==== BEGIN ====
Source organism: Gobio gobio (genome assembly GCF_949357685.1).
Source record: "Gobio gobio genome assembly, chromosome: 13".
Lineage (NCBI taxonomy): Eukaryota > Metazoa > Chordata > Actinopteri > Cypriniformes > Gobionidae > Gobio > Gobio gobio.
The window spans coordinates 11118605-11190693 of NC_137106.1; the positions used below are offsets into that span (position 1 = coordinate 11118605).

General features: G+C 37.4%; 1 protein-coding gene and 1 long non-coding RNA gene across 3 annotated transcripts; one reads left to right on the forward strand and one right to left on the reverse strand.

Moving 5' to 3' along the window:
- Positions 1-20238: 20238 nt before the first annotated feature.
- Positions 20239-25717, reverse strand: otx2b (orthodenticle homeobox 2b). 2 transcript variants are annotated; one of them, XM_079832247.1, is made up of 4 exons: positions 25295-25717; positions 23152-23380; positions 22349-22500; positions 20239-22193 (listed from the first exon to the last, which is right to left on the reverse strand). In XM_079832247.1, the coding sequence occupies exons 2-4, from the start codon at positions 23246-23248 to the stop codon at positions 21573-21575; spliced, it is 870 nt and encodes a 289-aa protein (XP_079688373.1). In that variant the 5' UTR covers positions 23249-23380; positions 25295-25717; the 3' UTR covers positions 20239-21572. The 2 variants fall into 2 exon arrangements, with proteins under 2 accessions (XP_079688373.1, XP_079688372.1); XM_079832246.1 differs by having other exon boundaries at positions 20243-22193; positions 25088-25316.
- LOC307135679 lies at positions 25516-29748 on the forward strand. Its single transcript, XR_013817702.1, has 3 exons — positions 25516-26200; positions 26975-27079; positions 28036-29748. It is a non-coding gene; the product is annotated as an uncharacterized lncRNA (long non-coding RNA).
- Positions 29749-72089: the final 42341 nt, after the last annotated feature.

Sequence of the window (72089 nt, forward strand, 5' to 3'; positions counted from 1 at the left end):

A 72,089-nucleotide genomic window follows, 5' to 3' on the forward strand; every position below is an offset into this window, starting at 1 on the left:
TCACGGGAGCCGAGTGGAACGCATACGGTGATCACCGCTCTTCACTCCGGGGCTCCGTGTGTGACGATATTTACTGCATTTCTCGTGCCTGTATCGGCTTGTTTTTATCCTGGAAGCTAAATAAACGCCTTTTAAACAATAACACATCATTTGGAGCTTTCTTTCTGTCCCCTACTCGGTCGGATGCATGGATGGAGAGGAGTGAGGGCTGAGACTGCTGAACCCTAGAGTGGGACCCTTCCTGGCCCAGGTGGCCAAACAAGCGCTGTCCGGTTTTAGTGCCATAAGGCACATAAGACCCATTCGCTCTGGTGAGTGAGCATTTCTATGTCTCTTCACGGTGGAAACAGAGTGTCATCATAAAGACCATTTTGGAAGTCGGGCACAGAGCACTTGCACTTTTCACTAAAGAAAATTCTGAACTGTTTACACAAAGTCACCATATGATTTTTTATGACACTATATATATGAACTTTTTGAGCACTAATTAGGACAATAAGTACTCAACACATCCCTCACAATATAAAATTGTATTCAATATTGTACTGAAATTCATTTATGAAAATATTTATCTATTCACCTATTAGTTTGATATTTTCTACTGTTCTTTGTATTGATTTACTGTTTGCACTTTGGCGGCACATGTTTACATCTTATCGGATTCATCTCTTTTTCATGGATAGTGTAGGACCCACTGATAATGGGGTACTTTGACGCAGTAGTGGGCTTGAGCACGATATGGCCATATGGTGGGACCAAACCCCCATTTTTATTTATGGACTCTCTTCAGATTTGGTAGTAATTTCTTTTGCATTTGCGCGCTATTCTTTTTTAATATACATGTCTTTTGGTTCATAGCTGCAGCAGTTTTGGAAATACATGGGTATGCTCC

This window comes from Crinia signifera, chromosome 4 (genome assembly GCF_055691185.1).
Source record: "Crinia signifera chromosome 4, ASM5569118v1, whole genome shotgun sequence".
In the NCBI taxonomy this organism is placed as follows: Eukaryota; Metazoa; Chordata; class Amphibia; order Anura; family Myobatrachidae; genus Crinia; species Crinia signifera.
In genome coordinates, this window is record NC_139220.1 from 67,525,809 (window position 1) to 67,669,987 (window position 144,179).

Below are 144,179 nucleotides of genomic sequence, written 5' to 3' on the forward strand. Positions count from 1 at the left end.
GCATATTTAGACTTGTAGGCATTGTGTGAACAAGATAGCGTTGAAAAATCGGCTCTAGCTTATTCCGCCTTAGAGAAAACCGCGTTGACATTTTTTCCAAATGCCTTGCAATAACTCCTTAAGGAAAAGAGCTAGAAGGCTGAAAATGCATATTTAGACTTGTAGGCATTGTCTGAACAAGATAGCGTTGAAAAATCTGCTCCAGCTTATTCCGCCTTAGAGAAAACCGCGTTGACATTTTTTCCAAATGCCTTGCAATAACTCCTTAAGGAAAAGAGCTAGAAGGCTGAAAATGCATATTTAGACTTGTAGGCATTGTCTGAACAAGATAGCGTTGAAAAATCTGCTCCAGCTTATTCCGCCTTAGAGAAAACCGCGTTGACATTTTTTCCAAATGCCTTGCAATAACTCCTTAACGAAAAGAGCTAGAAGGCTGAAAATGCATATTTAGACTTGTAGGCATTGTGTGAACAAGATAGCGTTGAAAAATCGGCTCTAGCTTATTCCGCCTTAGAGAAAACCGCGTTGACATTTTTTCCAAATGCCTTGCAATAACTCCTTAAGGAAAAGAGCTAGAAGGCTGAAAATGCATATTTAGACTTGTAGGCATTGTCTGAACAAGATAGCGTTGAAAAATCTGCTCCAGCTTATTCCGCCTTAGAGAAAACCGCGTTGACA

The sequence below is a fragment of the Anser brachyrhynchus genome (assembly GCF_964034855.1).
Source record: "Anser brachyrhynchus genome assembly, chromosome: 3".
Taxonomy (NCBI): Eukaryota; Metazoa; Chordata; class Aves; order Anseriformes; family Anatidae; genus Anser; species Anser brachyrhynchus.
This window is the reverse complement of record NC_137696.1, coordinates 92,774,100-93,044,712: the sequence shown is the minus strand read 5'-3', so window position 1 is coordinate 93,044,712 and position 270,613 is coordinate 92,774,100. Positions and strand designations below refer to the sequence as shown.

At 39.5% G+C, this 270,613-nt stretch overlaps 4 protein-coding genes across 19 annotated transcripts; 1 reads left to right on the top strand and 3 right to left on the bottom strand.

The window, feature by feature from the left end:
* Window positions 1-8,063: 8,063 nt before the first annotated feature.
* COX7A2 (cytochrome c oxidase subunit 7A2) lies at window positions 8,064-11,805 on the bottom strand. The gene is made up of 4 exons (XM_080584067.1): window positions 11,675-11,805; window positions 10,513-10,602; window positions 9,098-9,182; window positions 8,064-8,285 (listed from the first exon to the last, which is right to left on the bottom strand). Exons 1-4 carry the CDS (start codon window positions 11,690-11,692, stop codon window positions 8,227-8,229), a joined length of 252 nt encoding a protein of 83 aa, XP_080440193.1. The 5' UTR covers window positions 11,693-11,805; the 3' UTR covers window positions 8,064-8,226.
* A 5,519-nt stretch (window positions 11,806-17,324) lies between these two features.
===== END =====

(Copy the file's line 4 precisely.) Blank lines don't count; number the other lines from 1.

The window spans coordinates 11118605-11190693 of NC_137106.1; the positions used below are offsets into that span (position 1 = coordinate 11118605).